Murder Mysteries Author:Neil Gaiman Neil Gaiman and P. Craig Russell venture into the world of myth and angels in this new edition of their noir-fantasy tale. Constructing and maintaining all of heaven and earth is an immense task, which God has divided up amongst the various ranks and stations of angels. As with any huge effort, there are bound to be casualties. Lights is shed on... more » the lords behind creation as one lonely man in Los Angeles hears the story of one particular unspeakable crime: a murder in Paradise.« less
A wonderful graphic-novel version of the Neil Gaiman short story. A young English man in Los Angeles meets an old homeless man who tells him a story about heaven and angels, love and the first murder in the history of the universe. Magical!
**I received a copy of this from Netgalley in exchange for an honest review**
This was a Meh all round. It's the first time I've ever been less then impressed with a product carrying Neil Gaiman's name.
When it comes to graphic novels, I don't mind a bad story too much if the artwork is outstanding, or vice versa. This title fell short on both. I didn't feel one way or the other about any of the characters. Not one of them had any personality trait to make them individuals. This was one of the big fails in the story for me. If everyone is a cardboard cut out, why should I care what happened to them? Each Angel is given one Function. Their Function is the only thing that really differentiates one Angel from another. A few do finally show a little individualism at the end, but it was too little too late. I will say I was pleasantly surprised when the murderer was named. It did manage to completely catch me off guard.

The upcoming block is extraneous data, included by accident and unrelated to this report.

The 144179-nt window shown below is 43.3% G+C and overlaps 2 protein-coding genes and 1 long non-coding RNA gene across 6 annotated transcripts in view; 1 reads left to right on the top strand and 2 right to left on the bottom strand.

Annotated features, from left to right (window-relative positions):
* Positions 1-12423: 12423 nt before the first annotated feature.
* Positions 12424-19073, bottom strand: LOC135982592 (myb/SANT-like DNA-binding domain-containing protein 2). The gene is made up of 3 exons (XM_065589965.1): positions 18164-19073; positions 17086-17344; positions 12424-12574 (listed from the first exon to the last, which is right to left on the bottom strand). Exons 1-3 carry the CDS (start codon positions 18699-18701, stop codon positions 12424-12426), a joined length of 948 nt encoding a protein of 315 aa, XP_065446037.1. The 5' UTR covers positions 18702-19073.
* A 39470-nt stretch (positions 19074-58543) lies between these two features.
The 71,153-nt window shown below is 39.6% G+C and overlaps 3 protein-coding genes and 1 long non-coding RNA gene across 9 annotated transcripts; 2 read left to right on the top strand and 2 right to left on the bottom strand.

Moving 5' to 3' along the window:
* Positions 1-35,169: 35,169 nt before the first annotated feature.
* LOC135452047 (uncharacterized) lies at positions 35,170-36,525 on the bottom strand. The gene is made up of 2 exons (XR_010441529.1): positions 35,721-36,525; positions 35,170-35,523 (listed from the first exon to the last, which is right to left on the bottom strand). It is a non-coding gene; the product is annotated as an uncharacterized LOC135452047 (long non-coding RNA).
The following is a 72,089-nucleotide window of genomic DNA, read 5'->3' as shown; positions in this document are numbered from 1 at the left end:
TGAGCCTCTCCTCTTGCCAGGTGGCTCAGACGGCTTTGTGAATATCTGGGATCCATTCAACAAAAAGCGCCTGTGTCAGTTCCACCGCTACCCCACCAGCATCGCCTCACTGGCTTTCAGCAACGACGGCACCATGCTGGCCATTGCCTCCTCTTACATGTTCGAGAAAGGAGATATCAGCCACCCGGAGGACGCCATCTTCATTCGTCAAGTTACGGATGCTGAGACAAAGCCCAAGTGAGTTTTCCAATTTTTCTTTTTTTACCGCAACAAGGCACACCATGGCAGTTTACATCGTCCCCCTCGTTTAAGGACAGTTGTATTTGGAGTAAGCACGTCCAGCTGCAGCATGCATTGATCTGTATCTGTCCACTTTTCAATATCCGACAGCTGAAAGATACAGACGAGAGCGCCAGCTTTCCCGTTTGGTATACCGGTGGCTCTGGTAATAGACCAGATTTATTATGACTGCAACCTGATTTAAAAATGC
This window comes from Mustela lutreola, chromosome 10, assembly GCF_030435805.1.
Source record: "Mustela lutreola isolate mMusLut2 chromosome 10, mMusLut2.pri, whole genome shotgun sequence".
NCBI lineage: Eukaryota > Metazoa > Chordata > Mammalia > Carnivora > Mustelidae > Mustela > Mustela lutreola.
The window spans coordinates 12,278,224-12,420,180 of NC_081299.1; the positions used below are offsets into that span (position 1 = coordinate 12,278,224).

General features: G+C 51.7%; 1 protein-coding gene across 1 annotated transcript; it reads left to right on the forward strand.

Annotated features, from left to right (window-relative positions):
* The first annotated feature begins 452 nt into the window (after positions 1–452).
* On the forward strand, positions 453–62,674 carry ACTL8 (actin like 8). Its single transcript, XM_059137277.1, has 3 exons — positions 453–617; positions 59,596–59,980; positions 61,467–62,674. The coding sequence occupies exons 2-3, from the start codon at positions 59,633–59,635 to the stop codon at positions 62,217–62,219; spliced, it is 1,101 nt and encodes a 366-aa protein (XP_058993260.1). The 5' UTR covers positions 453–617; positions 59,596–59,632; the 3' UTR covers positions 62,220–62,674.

The artwork was less was less then impressive. I didn't find the characters designs or settings to be very pleasing to look at. The colors used for the Los Angeles and Hall scenes were beautiful. Most the other Heaven backgrounds were either flat pastel, or pastel fading to white.
At the end of the copy I read, there is an amazing Behind the Scenes section I would highly recommend reading. This was a lot more engaging then the book itself and I genuinely enjoyed it